Tag Archives: Sydney

Poems for New Year’s Eve


New Year’s Eve. A time for introspection, anticipation and good resolutions. Like breaking open a fortune cookie, who knows what the new year will bring?

To usher in the new year, here are a few photos of Sydney harbour, to be lit up by fireworks tonight. And a few lines from season-appropriate poems – I hope you like the haiku at the end.


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Post-election goat cheese and pistachio loaf


Australia has a new Prime Minister-elect. Before the election, some people planned to move overseas (unil the next election) if one political party won; and some others planned to leave the country if either of the main political parties won – guess they must be somewhere far away by now.

Political ‘stuff’ aside, if I was choosing a place to live for the next three years, where would I go? Would I be able to find goats cheese, fresh mozzarella, figs and quince in season? How far is a good vendor of xiao long bao, or pho, or green papaya salad or hor mok? What about crusty sourdoughs? And would I miss Clive Palmer’s Titanic II?

I probably would take an extravagant round-the-world trip instead.

The first stop? France. All that cheese, wine, and women who don’t get fat (what about the men?), and all that kuign amann.

After France, the possibilities are (almost) endless – Bolivia, Guatemala, Cuba, Argentina, India, Vietnam, Thailand, China, Spain, Portugal, Russia (with a ride on the Trans-Siberian railway), Iceland, some corner of the Middle East (Syria, I wonder if I could go back to Syria), Japan, and let’s not forget that blogger feast in a Medieval feasting tent I’ve been planning with Laura.


In the meantime, I’ll bask in the sunlight, clear sky, reading at the beach and riot-of-colours flowers that come with a Sydney spring. And bake things with a French accent. Such as this savoury goat cheese loaf (still working on that kuign amman…).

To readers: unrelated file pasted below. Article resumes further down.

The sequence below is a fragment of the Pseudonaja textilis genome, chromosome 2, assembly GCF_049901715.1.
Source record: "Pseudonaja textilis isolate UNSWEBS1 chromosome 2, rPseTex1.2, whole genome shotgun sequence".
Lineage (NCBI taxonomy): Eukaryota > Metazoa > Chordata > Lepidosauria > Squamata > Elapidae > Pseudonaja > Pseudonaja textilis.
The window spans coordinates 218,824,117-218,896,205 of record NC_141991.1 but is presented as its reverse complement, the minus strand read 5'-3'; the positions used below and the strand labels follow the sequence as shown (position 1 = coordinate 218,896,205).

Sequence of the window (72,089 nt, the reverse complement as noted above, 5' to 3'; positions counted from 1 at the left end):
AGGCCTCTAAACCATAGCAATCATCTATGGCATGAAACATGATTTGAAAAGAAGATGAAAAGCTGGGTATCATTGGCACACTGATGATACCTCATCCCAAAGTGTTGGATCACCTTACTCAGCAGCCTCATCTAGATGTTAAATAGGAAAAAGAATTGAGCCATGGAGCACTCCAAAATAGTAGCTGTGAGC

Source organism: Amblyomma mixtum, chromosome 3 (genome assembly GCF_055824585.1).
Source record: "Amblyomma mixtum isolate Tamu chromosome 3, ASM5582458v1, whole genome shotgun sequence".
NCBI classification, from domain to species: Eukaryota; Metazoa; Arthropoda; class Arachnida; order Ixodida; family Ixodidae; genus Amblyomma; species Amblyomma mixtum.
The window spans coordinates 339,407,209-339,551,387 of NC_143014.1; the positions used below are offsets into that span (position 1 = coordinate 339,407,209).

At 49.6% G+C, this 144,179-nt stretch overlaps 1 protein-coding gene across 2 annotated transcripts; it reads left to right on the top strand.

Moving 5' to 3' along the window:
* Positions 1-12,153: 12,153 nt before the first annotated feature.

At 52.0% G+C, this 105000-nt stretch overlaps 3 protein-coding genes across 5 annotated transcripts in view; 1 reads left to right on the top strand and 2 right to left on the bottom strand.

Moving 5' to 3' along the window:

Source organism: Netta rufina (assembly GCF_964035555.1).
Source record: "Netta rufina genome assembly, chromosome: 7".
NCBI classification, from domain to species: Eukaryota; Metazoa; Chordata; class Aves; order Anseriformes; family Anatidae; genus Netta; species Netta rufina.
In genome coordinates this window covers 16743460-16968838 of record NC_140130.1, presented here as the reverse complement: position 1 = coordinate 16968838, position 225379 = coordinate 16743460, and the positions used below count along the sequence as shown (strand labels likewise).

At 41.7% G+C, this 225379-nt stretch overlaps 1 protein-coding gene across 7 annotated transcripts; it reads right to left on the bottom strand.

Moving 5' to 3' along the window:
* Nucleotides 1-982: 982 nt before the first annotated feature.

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Opera house by night


Autumn is creeping up on us. The morning air is becoming nippy so my thoughts turn to long sleeves, even if it gives way to a swelteringly hot day. Some evenings look so cool, others continue to look like an extension of summer.

Last night was just like summer again.

The day began as a warm day that held just enough promise of clouds. Old-time Sydneysiders shook their heads and muttered about thunderstorms. By midday, and all through the afternoon, the air was like a wet-and-warm blanket that weighed on our suits and dresses. It made us long for the beach, or failing that, the air conditioned dryness back in the office cube farm. Early evening saw the promised thunderstorm, so brief that it seemed to make the air hotter, and more humid.

Then, somehow, during the evening, the air cooled and seemed just a little less humid. A sea breeze blew.

Sydney is seen as the glamorous but try-hard counterpart to its more aloof Melbourne cousin. During rush hour, it can seem as though the whole city is trying to get somewhere else as quickly as we can, and never mind the colour of the sky. But, at night, in summer, the city seems to breath a sigh of relief and relaxes – with a cool drink, by the harbour. (A Sydneysider is, at heart, a poster child of a country girt by sea.)

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Memories of Sydney summer

Week 1 of Autumn, the days are officially getting shorter, and it is becoming harder to take decent photos after work. At least the crazy windy, rainy weather we’ve been having lately will start to make sense!

Absence, they say, makes the heart grow fonder. I’m already becoming nostalgic about the few long, hot, humid days we had in late February. In this vein, here are some photos that will speak to me of summer … until next summer rolls around.

Sydney Festival, a month-long highlight of every January. This year, we had a giant rubber duck sail (float?) into Darling Harbour. We had fun with this oversized bath tub floatie on a glorious January day.

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And a few snaps of our iconic Harbour and the Harbour Bridge. On one of those overcast, temperamental-crazy summer days… 

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Here’s to the autumn harvest, Easter, winter stews and Christmas in July. (and yes, that’s a tiny pineapple in the photo below)

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